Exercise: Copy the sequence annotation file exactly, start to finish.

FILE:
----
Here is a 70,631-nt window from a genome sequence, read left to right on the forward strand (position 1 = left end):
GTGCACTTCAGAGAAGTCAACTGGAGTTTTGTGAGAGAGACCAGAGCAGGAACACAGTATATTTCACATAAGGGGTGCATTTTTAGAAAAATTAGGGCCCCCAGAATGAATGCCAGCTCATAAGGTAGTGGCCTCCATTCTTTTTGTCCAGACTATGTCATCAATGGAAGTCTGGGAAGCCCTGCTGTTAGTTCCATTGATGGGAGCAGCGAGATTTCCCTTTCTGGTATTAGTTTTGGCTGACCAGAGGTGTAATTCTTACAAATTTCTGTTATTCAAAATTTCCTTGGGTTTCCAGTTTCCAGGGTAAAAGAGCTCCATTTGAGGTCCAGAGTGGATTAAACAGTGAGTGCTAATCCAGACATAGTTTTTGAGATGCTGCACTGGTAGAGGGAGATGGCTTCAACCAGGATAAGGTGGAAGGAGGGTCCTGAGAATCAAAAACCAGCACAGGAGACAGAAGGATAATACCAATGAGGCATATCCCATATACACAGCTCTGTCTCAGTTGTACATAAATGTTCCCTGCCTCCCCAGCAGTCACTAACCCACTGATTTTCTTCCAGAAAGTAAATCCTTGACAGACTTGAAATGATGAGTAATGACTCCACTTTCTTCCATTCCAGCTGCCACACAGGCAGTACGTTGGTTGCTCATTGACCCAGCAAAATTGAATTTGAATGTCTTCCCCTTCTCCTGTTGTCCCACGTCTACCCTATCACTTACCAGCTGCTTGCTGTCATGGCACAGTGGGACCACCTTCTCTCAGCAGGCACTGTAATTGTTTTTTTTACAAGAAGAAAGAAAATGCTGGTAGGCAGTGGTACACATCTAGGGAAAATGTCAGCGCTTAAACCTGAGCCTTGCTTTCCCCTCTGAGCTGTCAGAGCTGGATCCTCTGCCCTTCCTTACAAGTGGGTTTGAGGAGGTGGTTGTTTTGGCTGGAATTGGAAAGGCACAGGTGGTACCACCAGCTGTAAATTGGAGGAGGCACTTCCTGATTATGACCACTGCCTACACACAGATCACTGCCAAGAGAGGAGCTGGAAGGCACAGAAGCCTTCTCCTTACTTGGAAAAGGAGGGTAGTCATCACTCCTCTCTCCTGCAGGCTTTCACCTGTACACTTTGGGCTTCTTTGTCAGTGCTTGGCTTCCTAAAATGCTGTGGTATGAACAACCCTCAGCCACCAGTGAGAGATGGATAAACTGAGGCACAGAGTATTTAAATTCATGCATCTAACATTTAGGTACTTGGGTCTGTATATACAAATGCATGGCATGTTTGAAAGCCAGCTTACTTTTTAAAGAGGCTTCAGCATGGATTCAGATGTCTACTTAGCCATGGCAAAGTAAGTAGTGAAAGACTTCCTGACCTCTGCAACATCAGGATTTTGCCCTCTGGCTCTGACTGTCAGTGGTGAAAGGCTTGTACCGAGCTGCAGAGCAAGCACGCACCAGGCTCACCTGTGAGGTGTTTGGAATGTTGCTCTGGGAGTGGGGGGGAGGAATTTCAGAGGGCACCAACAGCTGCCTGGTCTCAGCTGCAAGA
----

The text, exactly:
Here is a 70,631-nt window from a genome sequence, read left to right on the forward strand (position 1 = left end):
GTGCACTTCAGAGAAGTCAACTGGAGTTTTGTGAGAGAGACCAGAGCAGGAACACAGTATATTTCACATAAGGGGTGCATTTTTAGAAAAATTAGGGCCCCCAGAATGAATGCCAGCTCATAAGGTAGTGGCCTCCATTCTTTTTGTCCAGACTATGTCATCAATGGAAGTCTGGGAAGCCCTGCTGTTAGTTCCATTGATGGGAGCAGCGAGATTTCCCTTTCTGGTATTAGTTTTGGCTGACCAGAGGTGTAATTCTTACAAATTTCTGTTATTCAAAATTTCCTTGGGTTTCCAGTTTCCAGGGTAAAAGAGCTCCATTTGAGGTCCAGAGTGGATTAAACAGTGAGTGCTAATCCAGACATAGTTTTTGAGATGCTGCACTGGTAGAGGGAGATGGCTTCAACCAGGATAAGGTGGAAGGAGGGTCCTGAGAATCAAAAACCAGCACAGGAGACAGAAGGATAATACCAATGAGGCATATCCCATATACACAGCTCTGTCTCAGTTGTACATAAATGTTCCCTGCCTCCCCAGCAGTCACTAACCCACTGATTTTCTTCCAGAAAGTAAATCCTTGACAGACTTGAAATGATGAGTAATGACTCCACTTTCTTCCATTCCAGCTGCCACACAGGCAGTACGTTGGTTGCTCATTGACCCAGCAAAATTGAATTTGAATGTCTTCCCCTTCTCCTGTTGTCCCACGTCTACCCTATCACTTACCAGCTGCTTGCTGTCATGGCACAGTGGGACCACCTTCTCTCAGCAGGCACTGTAATTGTTTTTTTTACAAGAAGAAAGAAAATGCTGGTAGGCAGTGGTACACATCTAGGGAAAATGTCAGCGCTTAAACCTGAGCCTTGCTTTCCCCTCTGAGCTGTCAGAGCTGGATCCTCTGCCCTTCCTTACAAGTGGGTTTGAGGAGGTGGTTGTTTTGGCTGGAATTGGAAAGGCACAGGTGGTACCACCAGCTGTAAATTGGAGGAGGCACTTCCTGATTATGACCACTGCCTACACACAGATCACTGCCAAGAGAGGAGCTGGAAGGCACAGAAGCCTTCTCCTTACTTGGAAAAGGAGGGTAGTCATCACTCCTCTCTCCTGCAGGCTTTCACCTGTACACTTTGGGCTTCTTTGTCAGTGCTTGGCTTCCTAAAATGCTGTGGTATGAACAACCCTCAGCCACCAGTGAGAGATGGATAAACTGAGGCACAGAGTATTTAAATTCATGCATCTAACATTTAGGTACTTGGGTCTGTATATACAAATGCATGGCATGTTTGAAAGCCAGCTTACTTTTTAAAGAGGCTTCAGCATGGATTCAGATGTCTACTTAGCCATGGCAAAGTAAGTAGTGAAAGACTTCCTGACCTCTGCAACATCAGGATTTTGCCCTCTGGCTCTGACTGTCAGTGGTGAAAGGCTTGTACCGAGCTGCAGAGCAAGCACGCACCAGGCTCACCTGTGAGGTGTTTGGAATGTTGCTCTGGGAGTGGGGGGGAGGAATTTCAGAGGGCACCAACAGCTGCCTGGTCTCAGCTGCAAGA